Review: David Mark – The Dark Winter

The Dark WinterThis is a book where I feel that I am one of the last people to read it in the UK, so extensively has it been reviewed. And the reviews have been almost universally positive for The Dark Winter, the début from Hull author David Mark. Time constraints have been my main reason for not opening the book before now, although on my copy there was an annoying sticker which proclaimed ‘As good as Peter Robinson or your money back’. This marketing ploy clearly isn’t the author’s fault, but every time I picked it off my  bookshelf, I would see the sticker and put it down again. However I finally read the book this week and enjoyed what was a well written and uncomfortable thriller.

Detective Sergeant Aector McAvoy is a detective who loves his wife and child and is struggling to find a place for himself within the Hull police. Following an incident, where a known maverick policeman lost his job, he is unpopular with his colleagues and sidelined into a job involving spreadsheets. When he witnesses the murder of a young girl from Sierra Leone he becomes drawn into a case that may be racially motivated. The girl was a the only survivor of a machete attack in her native country and it seems a cruel irony that she became a victim of the same type of killing in Britain. However, when the only survivor of a decades old fishing accident is drowned, and then a drug-addict who was the sole person who escaped a family fire is burnt to death, it becomes clear that a murderer is obsessed with eliminating those who have been lucky enough to survive previous tragedies.

This is an unusual premise and one that could have seemed too sensational or screamed ‘serial killer’ but I found the book to be more restrained than that. This is mainly because of the depth of characterisation which means that the focus of the narrative is on the people involved rather than the deeds committed. Aector is in love with his family and draws from them the support that he needs to go about his working life. There is an interesting back story to how he and and his wife Roisin met and she also plays a pivotal role in the story. His boss, the exuberant mother-of-four Trish Pharoah is also an interesting character, alternatively supportive and exasperated with Aector. The victims are also given plenty of depth, not always the case in a crime novel, even if it is retrospective in relation to the dead girl.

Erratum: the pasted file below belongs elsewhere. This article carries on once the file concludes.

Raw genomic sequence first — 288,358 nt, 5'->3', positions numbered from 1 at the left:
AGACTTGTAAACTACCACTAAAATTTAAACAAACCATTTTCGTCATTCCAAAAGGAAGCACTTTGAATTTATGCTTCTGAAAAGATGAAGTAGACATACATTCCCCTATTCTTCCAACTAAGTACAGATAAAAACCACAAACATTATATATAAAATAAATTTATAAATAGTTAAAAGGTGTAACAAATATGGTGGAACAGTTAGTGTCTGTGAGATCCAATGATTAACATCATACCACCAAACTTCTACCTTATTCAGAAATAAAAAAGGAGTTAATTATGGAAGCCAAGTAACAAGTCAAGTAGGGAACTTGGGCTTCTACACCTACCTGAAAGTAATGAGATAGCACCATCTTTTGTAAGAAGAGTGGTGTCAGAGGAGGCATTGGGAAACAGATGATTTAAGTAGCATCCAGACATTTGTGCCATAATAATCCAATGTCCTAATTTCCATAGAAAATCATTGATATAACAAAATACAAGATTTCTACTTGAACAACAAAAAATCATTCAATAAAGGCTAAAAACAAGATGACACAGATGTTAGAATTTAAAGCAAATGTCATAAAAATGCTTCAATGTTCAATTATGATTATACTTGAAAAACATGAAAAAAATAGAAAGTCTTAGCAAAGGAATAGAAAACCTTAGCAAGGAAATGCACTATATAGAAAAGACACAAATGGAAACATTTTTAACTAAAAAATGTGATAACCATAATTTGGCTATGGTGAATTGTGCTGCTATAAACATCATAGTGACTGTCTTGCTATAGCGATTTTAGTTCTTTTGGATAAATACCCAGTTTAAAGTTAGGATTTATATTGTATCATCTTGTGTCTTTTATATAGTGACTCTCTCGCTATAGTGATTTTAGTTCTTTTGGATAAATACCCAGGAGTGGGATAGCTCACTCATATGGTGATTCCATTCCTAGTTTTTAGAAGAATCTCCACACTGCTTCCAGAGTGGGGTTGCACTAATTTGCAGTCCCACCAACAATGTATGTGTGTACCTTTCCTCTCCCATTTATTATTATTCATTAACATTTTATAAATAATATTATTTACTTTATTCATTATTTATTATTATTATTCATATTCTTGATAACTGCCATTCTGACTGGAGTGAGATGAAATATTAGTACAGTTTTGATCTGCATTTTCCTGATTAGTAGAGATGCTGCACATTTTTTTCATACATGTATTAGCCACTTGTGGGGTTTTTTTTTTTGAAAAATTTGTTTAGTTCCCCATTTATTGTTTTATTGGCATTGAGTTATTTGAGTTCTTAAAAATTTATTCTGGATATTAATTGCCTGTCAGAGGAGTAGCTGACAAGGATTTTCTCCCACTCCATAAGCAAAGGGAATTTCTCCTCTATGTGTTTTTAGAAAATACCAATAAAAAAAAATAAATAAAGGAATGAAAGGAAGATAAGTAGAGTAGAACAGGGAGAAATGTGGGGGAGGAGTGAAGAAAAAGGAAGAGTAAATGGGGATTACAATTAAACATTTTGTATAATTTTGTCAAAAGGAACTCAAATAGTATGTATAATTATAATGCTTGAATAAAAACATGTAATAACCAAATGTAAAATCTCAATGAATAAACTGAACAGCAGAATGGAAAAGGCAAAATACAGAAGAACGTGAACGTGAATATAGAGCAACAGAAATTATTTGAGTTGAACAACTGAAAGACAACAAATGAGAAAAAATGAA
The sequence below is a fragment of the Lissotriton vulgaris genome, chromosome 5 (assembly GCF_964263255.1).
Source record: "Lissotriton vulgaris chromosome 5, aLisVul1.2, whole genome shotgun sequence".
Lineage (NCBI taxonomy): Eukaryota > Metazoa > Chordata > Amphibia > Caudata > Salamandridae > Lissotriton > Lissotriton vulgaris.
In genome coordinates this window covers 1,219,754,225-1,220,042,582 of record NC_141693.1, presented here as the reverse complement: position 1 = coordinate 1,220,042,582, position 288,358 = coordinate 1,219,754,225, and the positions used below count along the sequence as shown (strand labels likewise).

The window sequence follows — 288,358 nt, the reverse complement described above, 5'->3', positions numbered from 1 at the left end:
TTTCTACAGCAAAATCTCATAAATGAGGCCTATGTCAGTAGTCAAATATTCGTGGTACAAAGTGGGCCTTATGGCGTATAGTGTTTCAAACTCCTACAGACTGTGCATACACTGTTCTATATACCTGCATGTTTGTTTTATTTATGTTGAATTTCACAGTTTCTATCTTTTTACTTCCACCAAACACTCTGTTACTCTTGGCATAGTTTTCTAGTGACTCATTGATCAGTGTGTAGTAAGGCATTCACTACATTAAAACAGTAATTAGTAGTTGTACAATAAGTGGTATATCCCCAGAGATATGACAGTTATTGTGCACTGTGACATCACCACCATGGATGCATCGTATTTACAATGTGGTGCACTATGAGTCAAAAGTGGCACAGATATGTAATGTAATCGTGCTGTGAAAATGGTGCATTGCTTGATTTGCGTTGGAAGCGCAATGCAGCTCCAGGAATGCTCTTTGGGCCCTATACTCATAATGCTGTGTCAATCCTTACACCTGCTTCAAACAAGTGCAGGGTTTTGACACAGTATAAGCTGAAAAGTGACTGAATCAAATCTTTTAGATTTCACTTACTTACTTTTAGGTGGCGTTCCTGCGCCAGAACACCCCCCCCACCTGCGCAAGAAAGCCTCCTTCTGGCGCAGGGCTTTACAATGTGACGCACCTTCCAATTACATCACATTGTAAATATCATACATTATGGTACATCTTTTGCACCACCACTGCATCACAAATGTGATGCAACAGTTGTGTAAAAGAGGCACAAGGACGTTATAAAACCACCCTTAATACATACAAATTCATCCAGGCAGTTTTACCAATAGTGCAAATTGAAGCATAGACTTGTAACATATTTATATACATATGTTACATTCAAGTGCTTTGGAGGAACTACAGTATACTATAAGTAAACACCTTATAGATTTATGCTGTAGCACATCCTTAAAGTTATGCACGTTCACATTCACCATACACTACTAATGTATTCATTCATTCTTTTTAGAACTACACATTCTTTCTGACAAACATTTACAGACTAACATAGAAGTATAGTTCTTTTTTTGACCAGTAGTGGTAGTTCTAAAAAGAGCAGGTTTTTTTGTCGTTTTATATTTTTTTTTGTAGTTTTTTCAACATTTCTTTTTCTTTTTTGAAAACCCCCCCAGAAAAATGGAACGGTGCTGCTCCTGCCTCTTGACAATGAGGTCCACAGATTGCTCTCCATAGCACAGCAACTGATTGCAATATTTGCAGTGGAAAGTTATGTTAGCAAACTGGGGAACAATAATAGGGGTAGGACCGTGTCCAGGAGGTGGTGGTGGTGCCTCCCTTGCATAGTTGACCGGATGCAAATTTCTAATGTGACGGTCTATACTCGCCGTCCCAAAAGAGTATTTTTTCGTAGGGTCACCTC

The writing was very assured and although I groaned when I saw it was written in the present tense, I did get into the narrative quickly. I suppose the plot was ultimately slightly over the top but it didn’t spoil the book for me and the characters were interesting enough to keep me reading this series.

I received a copy of this book from the publisher. Reviews can be found at It’s A Crime, Raven Crime Reads, Eurocrime and Shots. The book has also been chosen as a Richard and Judy read for the spring.

Advertisements

21 thoughts on “Review: David Mark – The Dark Winter

  1. Good review Sarah and like your analysis of the strong characterisation. I read and reviewed this a while ago and I enjoyed it- liked the use of a different UK setting. Just got a proof of the follow-up which I am keen to read as well.